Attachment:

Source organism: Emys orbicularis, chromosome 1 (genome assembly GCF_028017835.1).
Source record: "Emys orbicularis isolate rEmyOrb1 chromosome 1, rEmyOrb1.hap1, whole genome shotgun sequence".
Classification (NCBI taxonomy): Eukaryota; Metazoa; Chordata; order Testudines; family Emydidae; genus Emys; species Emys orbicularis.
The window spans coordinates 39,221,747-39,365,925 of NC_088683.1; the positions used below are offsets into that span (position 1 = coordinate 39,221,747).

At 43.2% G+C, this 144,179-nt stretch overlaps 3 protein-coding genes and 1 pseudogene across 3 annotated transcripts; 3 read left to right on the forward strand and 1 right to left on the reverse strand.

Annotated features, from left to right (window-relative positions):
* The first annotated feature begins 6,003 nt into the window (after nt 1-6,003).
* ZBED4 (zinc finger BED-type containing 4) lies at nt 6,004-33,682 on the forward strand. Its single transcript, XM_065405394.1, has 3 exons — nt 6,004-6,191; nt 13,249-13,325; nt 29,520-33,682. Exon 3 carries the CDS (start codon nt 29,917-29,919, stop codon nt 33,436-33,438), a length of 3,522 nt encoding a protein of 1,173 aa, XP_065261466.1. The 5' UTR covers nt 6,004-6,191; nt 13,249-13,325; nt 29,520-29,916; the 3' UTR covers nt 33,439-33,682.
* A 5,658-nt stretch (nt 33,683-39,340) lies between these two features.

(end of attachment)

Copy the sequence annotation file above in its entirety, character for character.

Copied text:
Source organism: Emys orbicularis, chromosome 1 (genome assembly GCF_028017835.1).
Source record: "Emys orbicularis isolate rEmyOrb1 chromosome 1, rEmyOrb1.hap1, whole genome shotgun sequence".
Classification (NCBI taxonomy): Eukaryota; Metazoa; Chordata; order Testudines; family Emydidae; genus Emys; species Emys orbicularis.
The window spans coordinates 39,221,747-39,365,925 of NC_088683.1; the positions used below are offsets into that span (position 1 = coordinate 39,221,747).

At 43.2% G+C, this 144,179-nt stretch overlaps 3 protein-coding genes and 1 pseudogene across 3 annotated transcripts; 3 read left to right on the forward strand and 1 right to left on the reverse strand.

Annotated features, from left to right (window-relative positions):
* The first annotated feature begins 6,003 nt into the window (after nt 1-6,003).
* ZBED4 (zinc finger BED-type containing 4) lies at nt 6,004-33,682 on the forward strand. Its single transcript, XM_065405394.1, has 3 exons — nt 6,004-6,191; nt 13,249-13,325; nt 29,520-33,682. Exon 3 carries the CDS (start codon nt 29,917-29,919, stop codon nt 33,436-33,438), a length of 3,522 nt encoding a protein of 1,173 aa, XP_065261466.1. The 5' UTR covers nt 6,004-6,191; nt 13,249-13,325; nt 29,520-29,916; the 3' UTR covers nt 33,439-33,682.
* A 5,658-nt stretch (nt 33,683-39,340) lies between these two features.